One of the biggest myths in the real estate industry is that it is cheaper to rent than to buy. In 71 percent of the cities in the U.S., owning is now currently cheaper than renting.
In 2011, 1.4 million new households entered the rental market due to foreclosures and demographics — i.e., the 80 million members of Gen Y are at their prime time for starting new careers, getting married and having kids. At the same time, the number of new homes being built has dropped substantially. As a result, the demand for rental properties has skyrocketed.
Many experts are predicting that rent increases will run as high as 5 to 10 percent per year over the next five years.
What can you do to help persuade today’s renters to become buyers? Here are some suggestions:
1. Real estate keeps pace with or exceeds the rate of inflation
Everyone today is concerned about the level of federal spending. A key concern is inflation. Hard assets — real estate, gold and silver, among them — have historically served as hedges against inflation. In fact, even in the areas hit hard by foreclosures, virtually all of them have shown substantial increases in real estate values when viewed in the long term.
To illustrate this point, when my father died in 1998, his house in California was valued at $168,000. At its peak in 2006, his house was worth almost $600,000. Today it’s still worth about $350,000. That’s still a 108 percent gain in value in 13 years. While not every area has seen such increases, more than 90 percent of all homes are still worth substantially more than they were 10 years ago.
To market using this concept, here’s the headline to use on your postcards or other print advertising: "What’s the best hedge against inflation? Real estate: the only hedge against inflation that you can live in."
2. The lowest interest rates since the 1950s
A major reason that buyers should purchase now is that interest rates are close to all-time lows. When I started in the real estate business in 1978, interest rates were 9.75 percent and soon hit 10 percent. In the downturn in the 1980s, they jumped as high as 21 percent. In the early 1990s, they were at 12 percent.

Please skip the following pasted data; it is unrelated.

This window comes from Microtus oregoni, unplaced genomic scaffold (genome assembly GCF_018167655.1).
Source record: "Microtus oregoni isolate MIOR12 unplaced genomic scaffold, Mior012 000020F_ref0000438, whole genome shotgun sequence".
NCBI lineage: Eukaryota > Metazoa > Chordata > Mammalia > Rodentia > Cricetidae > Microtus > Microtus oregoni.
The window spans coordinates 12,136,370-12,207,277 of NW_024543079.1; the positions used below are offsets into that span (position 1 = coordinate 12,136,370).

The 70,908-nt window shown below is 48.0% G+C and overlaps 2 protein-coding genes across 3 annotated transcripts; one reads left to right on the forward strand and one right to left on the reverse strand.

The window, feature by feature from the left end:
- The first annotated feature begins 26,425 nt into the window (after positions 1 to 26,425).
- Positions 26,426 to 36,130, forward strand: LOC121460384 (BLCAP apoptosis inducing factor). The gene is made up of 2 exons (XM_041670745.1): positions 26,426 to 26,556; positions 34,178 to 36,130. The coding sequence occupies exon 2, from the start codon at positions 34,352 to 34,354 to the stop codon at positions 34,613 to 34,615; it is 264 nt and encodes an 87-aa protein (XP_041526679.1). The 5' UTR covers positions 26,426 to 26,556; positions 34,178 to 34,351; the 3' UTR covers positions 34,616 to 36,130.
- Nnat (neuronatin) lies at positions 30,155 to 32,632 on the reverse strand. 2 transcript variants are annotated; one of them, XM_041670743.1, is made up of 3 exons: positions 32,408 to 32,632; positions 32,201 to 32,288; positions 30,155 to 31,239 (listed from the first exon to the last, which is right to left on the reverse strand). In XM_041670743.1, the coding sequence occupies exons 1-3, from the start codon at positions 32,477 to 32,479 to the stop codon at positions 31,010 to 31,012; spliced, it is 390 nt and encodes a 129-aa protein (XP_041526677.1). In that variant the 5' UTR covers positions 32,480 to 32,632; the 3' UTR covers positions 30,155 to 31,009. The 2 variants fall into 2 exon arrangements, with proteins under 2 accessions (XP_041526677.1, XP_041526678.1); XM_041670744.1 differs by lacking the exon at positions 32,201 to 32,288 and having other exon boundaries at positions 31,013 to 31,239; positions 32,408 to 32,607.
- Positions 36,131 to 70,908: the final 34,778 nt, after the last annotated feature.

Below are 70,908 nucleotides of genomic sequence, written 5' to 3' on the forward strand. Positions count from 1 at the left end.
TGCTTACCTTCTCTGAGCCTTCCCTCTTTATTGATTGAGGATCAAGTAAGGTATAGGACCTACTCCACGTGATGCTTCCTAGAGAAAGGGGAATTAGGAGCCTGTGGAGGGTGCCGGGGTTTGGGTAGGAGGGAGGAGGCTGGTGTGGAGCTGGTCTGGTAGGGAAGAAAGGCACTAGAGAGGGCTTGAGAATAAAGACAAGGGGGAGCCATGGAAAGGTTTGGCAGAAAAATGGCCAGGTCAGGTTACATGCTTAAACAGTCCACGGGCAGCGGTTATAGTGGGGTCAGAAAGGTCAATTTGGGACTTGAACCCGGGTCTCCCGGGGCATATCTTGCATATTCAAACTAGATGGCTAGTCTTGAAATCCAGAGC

If your buyers are waiting because they think prices may drop more, this is a poor idea. Here’s why: With the government running huge deficits, it will have to sell Treasury bills to cover the debt. Investors are feeling skittish about purchasing these securities.
This means the government will have to increase the rate of return in order to get more investors to purchase. When the government increases these rates, the cost of home mortgages will increase along with them.
3. Increasing interest rates add up fast
An interest increase of 1 percent results in about a 25 percent increase in interest costs over the life of a 30-year fixed-rate loan. An increase of two percentage points in interest results in a whopping 50 percent increase in the amount of interest paid. That’s why it’s smart to buy now when rates are at historic lows.
4. The market may have already bottomed
When buyers say they’re afraid the market hasn’t bottomed yet, take a look at your local market in their specific price range. Look at the number of months of inventory now vs. six months ago and one year ago.
If the number of months of inventory is declining, that lets you know that you may have already reached the bottom of the market. On the other hand, if the number of months of inventory is still increasing, then there’s a good chance you haven’t hit bottom yet.
To drive this point home, ask buyers how much further they believe the market will drop as a percentage. Most will give you an answer under 10 percent. Then point out that if they have to pay an extra percentage point in their interest rate it will cost them 25 percent more in interest over the life of a 30-year loan. Buying now, assuming that they keep the property, saves them 15 percent of their loan amount, even if the market declines by 10 percent.
5. Build your wealth, not your landlord’s
There are two other reasons why it can be smarter to purchase than to rent. When you purchase, you lock in a payment at today’s interest rate.
Assuming that there is inflation at the average rate of 2.54 percent per year (the U.S. average), 10 years from now your monthly payment will be the equivalent of 75 cents on the dollar.
In other words, a $2,000 payment 10 years from now would be the equivalent of $1,500 in today’s dollars. In 20 years, it would be the equivalent of $1,000 in today’s dollars.
In contrast, renters may continue to receive rent increases. An additional benefit of homeownership: each month you pay your mortgage, you accumulate equity. In contrast, renters are paying down their landlord’s mortgage, allowing the landlord to accumulate the wealth rather than them. Thus, in the long term, for some individuals it’s almost always smarter to buy rather than rent.